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# Thermal Resistance definition for thermal contact

In thermal analysis of assemblies, SOLIDWORKS Simulation lets you define thermal contact resistance values. This allows you to model the thermal effect of a layer of a material which is too thin to mesh in 3D. However, the user needs to input the value of the resistance. Here is a primer on how to calculate the thermal resistance:

The expected value is either the total or distributed resistance, respectively in K/W or (K.m²)/W in the SI unit system.

The basic formula for temperature drop in a thin layer of material between two parts is given by:

DT = q * [t / (k * A)]

where:

DT= temperature drop at the contact zone in K

q = heat power flowing through the contact in W

t = thickness of the layer in m

k = thermal conductivity of the layer material in W/(mK)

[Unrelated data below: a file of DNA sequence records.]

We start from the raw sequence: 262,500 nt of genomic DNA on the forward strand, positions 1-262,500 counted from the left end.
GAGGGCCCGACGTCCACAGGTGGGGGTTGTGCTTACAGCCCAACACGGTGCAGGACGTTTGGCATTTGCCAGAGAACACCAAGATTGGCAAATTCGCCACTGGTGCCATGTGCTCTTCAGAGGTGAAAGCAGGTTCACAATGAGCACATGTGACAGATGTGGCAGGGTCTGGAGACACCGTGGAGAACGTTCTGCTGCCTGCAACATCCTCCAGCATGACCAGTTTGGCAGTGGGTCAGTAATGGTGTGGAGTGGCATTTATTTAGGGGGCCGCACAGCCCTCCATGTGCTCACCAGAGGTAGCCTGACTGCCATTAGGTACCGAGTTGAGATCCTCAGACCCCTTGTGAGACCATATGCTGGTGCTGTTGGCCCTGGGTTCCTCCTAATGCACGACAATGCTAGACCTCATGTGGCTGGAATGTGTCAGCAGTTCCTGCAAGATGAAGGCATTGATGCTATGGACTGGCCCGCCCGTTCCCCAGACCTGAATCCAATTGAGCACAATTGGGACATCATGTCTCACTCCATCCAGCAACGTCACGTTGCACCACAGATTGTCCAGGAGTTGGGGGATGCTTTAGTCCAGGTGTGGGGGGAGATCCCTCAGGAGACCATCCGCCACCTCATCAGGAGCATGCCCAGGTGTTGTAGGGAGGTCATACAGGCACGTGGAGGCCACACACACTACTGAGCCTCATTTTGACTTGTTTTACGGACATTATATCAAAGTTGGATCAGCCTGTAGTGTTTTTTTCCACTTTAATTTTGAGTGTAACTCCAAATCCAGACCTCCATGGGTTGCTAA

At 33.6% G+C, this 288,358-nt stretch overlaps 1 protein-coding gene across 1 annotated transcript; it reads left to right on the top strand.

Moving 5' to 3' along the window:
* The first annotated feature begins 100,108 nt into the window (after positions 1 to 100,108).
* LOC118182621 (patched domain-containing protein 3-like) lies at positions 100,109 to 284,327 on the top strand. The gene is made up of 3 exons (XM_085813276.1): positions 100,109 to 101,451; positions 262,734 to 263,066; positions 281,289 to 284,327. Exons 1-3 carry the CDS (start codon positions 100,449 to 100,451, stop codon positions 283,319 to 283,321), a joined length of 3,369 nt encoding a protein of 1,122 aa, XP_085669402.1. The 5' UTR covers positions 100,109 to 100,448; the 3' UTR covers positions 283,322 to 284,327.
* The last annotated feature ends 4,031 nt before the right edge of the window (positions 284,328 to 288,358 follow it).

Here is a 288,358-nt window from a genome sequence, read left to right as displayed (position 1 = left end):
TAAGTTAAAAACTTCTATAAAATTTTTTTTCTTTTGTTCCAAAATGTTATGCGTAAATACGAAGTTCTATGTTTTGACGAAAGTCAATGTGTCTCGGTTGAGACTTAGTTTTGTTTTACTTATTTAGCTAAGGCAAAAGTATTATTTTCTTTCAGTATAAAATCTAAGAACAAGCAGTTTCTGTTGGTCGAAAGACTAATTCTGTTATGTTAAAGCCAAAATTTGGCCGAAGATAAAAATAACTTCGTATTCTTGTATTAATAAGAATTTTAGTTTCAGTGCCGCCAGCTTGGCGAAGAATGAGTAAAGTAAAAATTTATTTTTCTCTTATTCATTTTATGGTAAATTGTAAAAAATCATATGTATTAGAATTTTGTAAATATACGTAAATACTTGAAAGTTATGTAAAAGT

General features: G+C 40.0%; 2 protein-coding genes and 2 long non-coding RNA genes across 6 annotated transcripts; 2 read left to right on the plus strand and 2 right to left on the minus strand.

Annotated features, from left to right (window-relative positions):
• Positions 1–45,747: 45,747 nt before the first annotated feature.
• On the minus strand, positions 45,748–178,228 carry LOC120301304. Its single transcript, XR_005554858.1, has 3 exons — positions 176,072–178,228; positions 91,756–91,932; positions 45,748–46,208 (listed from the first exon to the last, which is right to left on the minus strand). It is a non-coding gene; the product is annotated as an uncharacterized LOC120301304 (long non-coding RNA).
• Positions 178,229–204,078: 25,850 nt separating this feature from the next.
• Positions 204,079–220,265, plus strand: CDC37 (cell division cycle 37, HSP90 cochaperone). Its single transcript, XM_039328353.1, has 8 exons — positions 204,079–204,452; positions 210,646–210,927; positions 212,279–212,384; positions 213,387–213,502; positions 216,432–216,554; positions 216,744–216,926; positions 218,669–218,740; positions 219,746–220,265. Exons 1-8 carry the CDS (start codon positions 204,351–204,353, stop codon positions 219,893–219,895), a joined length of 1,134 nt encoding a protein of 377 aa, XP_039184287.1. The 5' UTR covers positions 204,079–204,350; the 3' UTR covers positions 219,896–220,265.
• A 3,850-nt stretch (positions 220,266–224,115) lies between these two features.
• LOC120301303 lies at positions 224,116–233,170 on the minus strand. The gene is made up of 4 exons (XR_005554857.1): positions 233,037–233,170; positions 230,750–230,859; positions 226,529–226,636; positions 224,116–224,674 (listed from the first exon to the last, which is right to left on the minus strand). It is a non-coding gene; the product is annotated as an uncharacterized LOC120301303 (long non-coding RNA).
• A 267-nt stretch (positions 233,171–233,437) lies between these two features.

A = surface area of the contact in m²

The total thermal resistance is t/(k*A) and the distributed resistance is t/k.

Thermal conductivity required to have a given thermal resistance

You can also determine the thermal conductivity required to have a given thermal resistance.

For a material of constant thickness, the total thermal resistance is Rt =  t/(k*A) and the distributed resistance is Rd = t/k.

With:

t = thickness of the layer in m

k = thermal conductivity of the layer material in W/(mK)

A = surface area of the contact in m²

Therefore, you can calculate the required thermal conductivity k to use in a material of thickness t to have the thermal resistance you need: k =  t/(Rt*A) or k = t/Rd.